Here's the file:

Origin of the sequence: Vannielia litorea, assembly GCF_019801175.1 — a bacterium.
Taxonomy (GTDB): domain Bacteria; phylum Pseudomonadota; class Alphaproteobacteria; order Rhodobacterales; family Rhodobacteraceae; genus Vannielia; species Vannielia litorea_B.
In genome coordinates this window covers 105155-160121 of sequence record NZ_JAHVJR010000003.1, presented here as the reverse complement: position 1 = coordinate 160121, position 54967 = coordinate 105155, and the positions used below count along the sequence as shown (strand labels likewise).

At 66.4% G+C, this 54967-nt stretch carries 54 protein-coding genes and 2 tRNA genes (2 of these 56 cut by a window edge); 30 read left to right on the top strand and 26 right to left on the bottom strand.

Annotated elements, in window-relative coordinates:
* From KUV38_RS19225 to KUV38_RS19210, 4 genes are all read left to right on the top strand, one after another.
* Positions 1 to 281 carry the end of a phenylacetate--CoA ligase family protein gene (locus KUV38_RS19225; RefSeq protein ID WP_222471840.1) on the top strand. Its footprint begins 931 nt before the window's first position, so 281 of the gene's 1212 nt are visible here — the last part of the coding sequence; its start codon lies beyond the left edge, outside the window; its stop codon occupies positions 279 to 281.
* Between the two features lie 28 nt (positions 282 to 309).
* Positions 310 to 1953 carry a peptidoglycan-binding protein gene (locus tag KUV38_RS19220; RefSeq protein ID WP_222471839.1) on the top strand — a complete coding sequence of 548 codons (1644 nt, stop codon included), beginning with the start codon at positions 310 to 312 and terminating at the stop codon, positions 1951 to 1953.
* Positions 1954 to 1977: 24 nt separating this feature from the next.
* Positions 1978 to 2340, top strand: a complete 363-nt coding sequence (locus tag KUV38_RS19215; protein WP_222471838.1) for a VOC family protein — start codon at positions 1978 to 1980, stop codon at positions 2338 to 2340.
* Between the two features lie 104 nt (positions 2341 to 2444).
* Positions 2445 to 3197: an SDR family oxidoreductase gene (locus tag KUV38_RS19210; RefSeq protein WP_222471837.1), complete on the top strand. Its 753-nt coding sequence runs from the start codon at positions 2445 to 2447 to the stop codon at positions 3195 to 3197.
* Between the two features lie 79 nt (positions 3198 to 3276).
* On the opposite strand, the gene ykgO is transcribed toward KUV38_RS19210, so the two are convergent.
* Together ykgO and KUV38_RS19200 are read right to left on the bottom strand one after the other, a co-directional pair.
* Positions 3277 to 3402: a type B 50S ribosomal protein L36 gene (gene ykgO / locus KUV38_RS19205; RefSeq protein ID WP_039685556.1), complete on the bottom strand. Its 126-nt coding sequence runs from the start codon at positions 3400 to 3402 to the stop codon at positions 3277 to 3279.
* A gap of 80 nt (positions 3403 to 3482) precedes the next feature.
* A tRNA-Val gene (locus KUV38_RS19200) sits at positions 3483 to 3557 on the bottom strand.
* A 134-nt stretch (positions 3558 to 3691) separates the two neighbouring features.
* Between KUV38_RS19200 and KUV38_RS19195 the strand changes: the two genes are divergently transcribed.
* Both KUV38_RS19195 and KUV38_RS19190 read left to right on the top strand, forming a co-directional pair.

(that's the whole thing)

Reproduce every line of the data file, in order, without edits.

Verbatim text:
Origin of the sequence: Vannielia litorea, assembly GCF_019801175.1 — a bacterium.
Taxonomy (GTDB): domain Bacteria; phylum Pseudomonadota; class Alphaproteobacteria; order Rhodobacterales; family Rhodobacteraceae; genus Vannielia; species Vannielia litorea_B.
In genome coordinates this window covers 105155-160121 of sequence record NZ_JAHVJR010000003.1, presented here as the reverse complement: position 1 = coordinate 160121, position 54967 = coordinate 105155, and the positions used below count along the sequence as shown (strand labels likewise).

At 66.4% G+C, this 54967-nt stretch carries 54 protein-coding genes and 2 tRNA genes (2 of these 56 cut by a window edge); 30 read left to right on the top strand and 26 right to left on the bottom strand.

Annotated elements, in window-relative coordinates:
* From KUV38_RS19225 to KUV38_RS19210, 4 genes are all read left to right on the top strand, one after another.
* Positions 1 to 281 carry the end of a phenylacetate--CoA ligase family protein gene (locus KUV38_RS19225; RefSeq protein ID WP_222471840.1) on the top strand. Its footprint begins 931 nt before the window's first position, so 281 of the gene's 1212 nt are visible here — the last part of the coding sequence; its start codon lies beyond the left edge, outside the window; its stop codon occupies positions 279 to 281.
* Between the two features lie 28 nt (positions 282 to 309).
* Positions 310 to 1953 carry a peptidoglycan-binding protein gene (locus tag KUV38_RS19220; RefSeq protein ID WP_222471839.1) on the top strand — a complete coding sequence of 548 codons (1644 nt, stop codon included), beginning with the start codon at positions 310 to 312 and terminating at the stop codon, positions 1951 to 1953.
* Positions 1954 to 1977: 24 nt separating this feature from the next.
* Positions 1978 to 2340, top strand: a complete 363-nt coding sequence (locus tag KUV38_RS19215; protein WP_222471838.1) for a VOC family protein — start codon at positions 1978 to 1980, stop codon at positions 2338 to 2340.
* Between the two features lie 104 nt (positions 2341 to 2444).
* Positions 2445 to 3197: an SDR family oxidoreductase gene (locus tag KUV38_RS19210; RefSeq protein WP_222471837.1), complete on the top strand. Its 753-nt coding sequence runs from the start codon at positions 2445 to 2447 to the stop codon at positions 3195 to 3197.
* Between the two features lie 79 nt (positions 3198 to 3276).
* On the opposite strand, the gene ykgO is transcribed toward KUV38_RS19210, so the two are convergent.
* Together ykgO and KUV38_RS19200 are read right to left on the bottom strand one after the other, a co-directional pair.
* Positions 3277 to 3402: a type B 50S ribosomal protein L36 gene (gene ykgO / locus KUV38_RS19205; RefSeq protein ID WP_039685556.1), complete on the bottom strand. Its 126-nt coding sequence runs from the start codon at positions 3400 to 3402 to the stop codon at positions 3277 to 3279.
* A gap of 80 nt (positions 3403 to 3482) precedes the next feature.
* A tRNA-Val gene (locus KUV38_RS19200) sits at positions 3483 to 3557 on the bottom strand.
* A 134-nt stretch (positions 3558 to 3691) separates the two neighbouring features.
* Between KUV38_RS19200 and KUV38_RS19195 the strand changes: the two genes are divergently transcribed.
* Both KUV38_RS19195 and KUV38_RS19190 read left to right on the top strand, forming a co-directional pair.